No bigger than a Zippo lighter, the Korean-made XCENT XT-100 epitomises the old adage that nice things come in small packages. Weighing just 45g with the built-in Li-Polymer rechargeable battery, the XT-100 features a minimalist design with aluminium housing and indigo blue navigation key. But what really catches the eye is the 4-line OLED display that transforms itself into a mirror once the 2-colour text on the screen goes off.
However, the shiny front does smudge easily and the OLED display is a disaster when it comes to broad daylight (possibly because of the mirror-like effect), which renders the display unreadable on many occasions.
On the plus side, the XT-100 allows playback of MP3, WMA and OGG files as well as recording of FM broadcast, voice and music in MP3 format (variable bit rates). I particularly like the resume function, which lets you set the player to playback at the position where it was stopped.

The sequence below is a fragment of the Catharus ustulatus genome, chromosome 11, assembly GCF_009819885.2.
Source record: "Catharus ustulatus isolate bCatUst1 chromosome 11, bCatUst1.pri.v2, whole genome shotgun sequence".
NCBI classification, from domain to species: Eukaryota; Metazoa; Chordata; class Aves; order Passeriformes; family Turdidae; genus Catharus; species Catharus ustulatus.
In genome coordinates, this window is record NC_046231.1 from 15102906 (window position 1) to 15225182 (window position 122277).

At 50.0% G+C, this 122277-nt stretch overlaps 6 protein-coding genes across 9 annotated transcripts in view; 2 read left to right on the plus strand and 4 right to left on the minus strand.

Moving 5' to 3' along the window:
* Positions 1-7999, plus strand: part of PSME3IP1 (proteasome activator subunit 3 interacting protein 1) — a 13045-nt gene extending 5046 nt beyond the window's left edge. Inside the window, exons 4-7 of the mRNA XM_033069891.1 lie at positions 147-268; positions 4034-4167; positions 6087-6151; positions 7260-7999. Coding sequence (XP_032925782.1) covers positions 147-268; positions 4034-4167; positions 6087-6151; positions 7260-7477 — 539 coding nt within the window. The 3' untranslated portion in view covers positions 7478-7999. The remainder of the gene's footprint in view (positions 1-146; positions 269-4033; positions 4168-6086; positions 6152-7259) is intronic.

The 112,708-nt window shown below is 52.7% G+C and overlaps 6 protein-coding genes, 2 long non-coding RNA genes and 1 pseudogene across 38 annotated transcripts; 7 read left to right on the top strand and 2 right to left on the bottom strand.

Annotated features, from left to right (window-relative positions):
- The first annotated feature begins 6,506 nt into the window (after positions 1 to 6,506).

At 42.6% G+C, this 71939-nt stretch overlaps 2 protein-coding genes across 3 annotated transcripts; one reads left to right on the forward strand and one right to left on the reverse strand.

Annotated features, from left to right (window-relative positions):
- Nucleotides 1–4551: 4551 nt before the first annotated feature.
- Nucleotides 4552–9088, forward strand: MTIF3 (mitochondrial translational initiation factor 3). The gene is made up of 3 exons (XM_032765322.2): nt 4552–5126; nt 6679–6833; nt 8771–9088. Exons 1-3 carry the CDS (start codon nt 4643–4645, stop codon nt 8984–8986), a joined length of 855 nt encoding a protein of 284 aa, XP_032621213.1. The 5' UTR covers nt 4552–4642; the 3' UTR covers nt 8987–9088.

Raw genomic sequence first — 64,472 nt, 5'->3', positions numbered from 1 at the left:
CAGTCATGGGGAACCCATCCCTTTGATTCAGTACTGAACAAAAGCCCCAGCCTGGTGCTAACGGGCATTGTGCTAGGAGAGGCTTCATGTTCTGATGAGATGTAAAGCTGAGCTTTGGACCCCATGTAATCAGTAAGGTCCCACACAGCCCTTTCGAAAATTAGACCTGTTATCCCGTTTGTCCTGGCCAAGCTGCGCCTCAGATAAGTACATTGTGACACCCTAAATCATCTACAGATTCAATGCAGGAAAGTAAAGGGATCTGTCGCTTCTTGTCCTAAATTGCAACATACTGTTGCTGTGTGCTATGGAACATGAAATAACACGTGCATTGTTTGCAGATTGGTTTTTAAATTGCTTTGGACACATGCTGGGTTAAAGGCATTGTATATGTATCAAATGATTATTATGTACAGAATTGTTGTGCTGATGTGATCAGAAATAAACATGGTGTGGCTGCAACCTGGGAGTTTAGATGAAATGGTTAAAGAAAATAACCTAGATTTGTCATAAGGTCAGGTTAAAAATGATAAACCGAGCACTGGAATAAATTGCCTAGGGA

The option to change the tempo of music tracks will also give you the opportunity to relive the good old vinyl days. For those who have their own devious idea of what constitutes fun, they can use this function to turn Christina Aguilera into a man.
Random play is quite erratic though. Given that the XT-100 “only” has 512MB of on-board memory, the probability of ending up with a recently played track on random mode is unnecessarily high.
To make matters worse, the underpowered stethoscope-like stereo earphones had trouble lodging themselves firmly in the ears, and the constant adjustments needed to put them back in place can prove quite a nuisance.
For casual listening, the volume on the XT-100 is adequate. But if you really prefer it louder, the 3D sound (SRS/TruBass/WOW) can give you just that – at the expense of the music actually sounding good. The high notes have a tendency to sound a bit harsh, but on the average pair of ear buds, you probably won’t hear the difference.